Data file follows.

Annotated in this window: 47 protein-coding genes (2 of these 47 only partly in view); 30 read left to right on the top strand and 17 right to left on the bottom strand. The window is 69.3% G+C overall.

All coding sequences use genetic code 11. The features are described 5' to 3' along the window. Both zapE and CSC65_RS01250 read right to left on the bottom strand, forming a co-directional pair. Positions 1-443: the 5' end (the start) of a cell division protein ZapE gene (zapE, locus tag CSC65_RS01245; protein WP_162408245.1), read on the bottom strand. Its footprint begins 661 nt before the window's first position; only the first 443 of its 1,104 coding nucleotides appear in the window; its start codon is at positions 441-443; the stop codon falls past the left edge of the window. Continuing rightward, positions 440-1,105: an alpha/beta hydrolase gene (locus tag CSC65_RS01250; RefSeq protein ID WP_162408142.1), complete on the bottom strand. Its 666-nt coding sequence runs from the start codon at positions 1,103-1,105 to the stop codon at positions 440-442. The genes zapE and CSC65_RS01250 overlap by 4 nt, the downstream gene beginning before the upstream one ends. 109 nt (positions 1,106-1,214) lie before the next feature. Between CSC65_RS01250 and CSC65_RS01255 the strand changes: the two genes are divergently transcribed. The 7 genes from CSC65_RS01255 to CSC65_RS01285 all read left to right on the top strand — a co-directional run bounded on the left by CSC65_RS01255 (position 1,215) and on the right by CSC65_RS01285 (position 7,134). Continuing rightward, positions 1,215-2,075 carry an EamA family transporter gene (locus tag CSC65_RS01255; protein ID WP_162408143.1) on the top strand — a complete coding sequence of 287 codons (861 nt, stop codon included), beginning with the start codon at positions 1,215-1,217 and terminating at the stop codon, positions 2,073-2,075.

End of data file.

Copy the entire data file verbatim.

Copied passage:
Annotated in this window: 47 protein-coding genes (2 of these 47 only partly in view); 30 read left to right on the top strand and 17 right to left on the bottom strand. The window is 69.3% G+C overall.

All coding sequences use genetic code 11. The features are described 5' to 3' along the window. Both zapE and CSC65_RS01250 read right to left on the bottom strand, forming a co-directional pair. Positions 1-443: the 5' end (the start) of a cell division protein ZapE gene (zapE, locus tag CSC65_RS01245; protein WP_162408245.1), read on the bottom strand. Its footprint begins 661 nt before the window's first position; only the first 443 of its 1,104 coding nucleotides appear in the window; its start codon is at positions 441-443; the stop codon falls past the left edge of the window. Continuing rightward, positions 440-1,105: an alpha/beta hydrolase gene (locus tag CSC65_RS01250; RefSeq protein ID WP_162408142.1), complete on the bottom strand. Its 666-nt coding sequence runs from the start codon at positions 1,103-1,105 to the stop codon at positions 440-442. The genes zapE and CSC65_RS01250 overlap by 4 nt, the downstream gene beginning before the upstream one ends. 109 nt (positions 1,106-1,214) lie before the next feature. Between CSC65_RS01250 and CSC65_RS01255 the strand changes: the two genes are divergently transcribed. The 7 genes from CSC65_RS01255 to CSC65_RS01285 all read left to right on the top strand — a co-directional run bounded on the left by CSC65_RS01255 (position 1,215) and on the right by CSC65_RS01285 (position 7,134). Continuing rightward, positions 1,215-2,075 carry an EamA family transporter gene (locus tag CSC65_RS01255; protein ID WP_162408143.1) on the top strand — a complete coding sequence of 287 codons (861 nt, stop codon included), beginning with the start codon at positions 1,215-1,217 and terminating at the stop codon, positions 2,073-2,075.